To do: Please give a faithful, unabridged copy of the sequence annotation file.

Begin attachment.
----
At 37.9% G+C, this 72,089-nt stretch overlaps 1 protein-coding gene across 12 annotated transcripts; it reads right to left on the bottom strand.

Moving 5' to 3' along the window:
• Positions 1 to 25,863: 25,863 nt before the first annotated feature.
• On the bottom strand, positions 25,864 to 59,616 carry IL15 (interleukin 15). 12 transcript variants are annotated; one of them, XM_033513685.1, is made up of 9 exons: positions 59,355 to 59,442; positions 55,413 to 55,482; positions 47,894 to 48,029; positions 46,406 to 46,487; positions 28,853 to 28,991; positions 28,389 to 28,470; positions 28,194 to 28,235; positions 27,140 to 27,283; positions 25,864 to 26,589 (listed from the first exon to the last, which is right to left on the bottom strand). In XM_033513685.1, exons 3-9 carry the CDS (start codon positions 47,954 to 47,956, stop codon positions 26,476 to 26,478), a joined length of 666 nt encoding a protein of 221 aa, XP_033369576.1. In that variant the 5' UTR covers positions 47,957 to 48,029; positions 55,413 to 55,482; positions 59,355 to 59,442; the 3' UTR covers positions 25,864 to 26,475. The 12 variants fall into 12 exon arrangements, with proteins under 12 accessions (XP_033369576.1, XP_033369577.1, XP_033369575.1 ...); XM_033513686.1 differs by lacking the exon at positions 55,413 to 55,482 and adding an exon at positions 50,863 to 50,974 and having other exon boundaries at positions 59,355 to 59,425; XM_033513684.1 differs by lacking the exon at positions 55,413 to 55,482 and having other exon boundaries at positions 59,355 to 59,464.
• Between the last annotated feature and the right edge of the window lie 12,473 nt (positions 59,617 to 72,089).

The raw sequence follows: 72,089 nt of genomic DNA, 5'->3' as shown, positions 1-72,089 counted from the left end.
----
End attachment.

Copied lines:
At 37.9% G+C, this 72,089-nt stretch overlaps 1 protein-coding gene across 12 annotated transcripts; it reads right to left on the bottom strand.

Moving 5' to 3' along the window:
• Positions 1 to 25,863: 25,863 nt before the first annotated feature.
• On the bottom strand, positions 25,864 to 59,616 carry IL15 (interleukin 15). 12 transcript variants are annotated; one of them, XM_033513685.1, is made up of 9 exons: positions 59,355 to 59,442; positions 55,413 to 55,482; positions 47,894 to 48,029; positions 46,406 to 46,487; positions 28,853 to 28,991; positions 28,389 to 28,470; positions 28,194 to 28,235; positions 27,140 to 27,283; positions 25,864 to 26,589 (listed from the first exon to the last, which is right to left on the bottom strand). In XM_033513685.1, exons 3-9 carry the CDS (start codon positions 47,954 to 47,956, stop codon positions 26,476 to 26,478), a joined length of 666 nt encoding a protein of 221 aa, XP_033369576.1. In that variant the 5' UTR covers positions 47,957 to 48,029; positions 55,413 to 55,482; positions 59,355 to 59,442; the 3' UTR covers positions 25,864 to 26,475. The 12 variants fall into 12 exon arrangements, with proteins under 12 accessions (XP_033369576.1, XP_033369577.1, XP_033369575.1 ...); XM_033513686.1 differs by lacking the exon at positions 55,413 to 55,482 and adding an exon at positions 50,863 to 50,974 and having other exon boundaries at positions 59,355 to 59,425; XM_033513684.1 differs by lacking the exon at positions 55,413 to 55,482 and having other exon boundaries at positions 59,355 to 59,464.
• Between the last annotated feature and the right edge of the window lie 12,473 nt (positions 59,617 to 72,089).

The raw sequence follows: 72,089 nt of genomic DNA, 5'->3' as shown, positions 1-72,089 counted from the left end.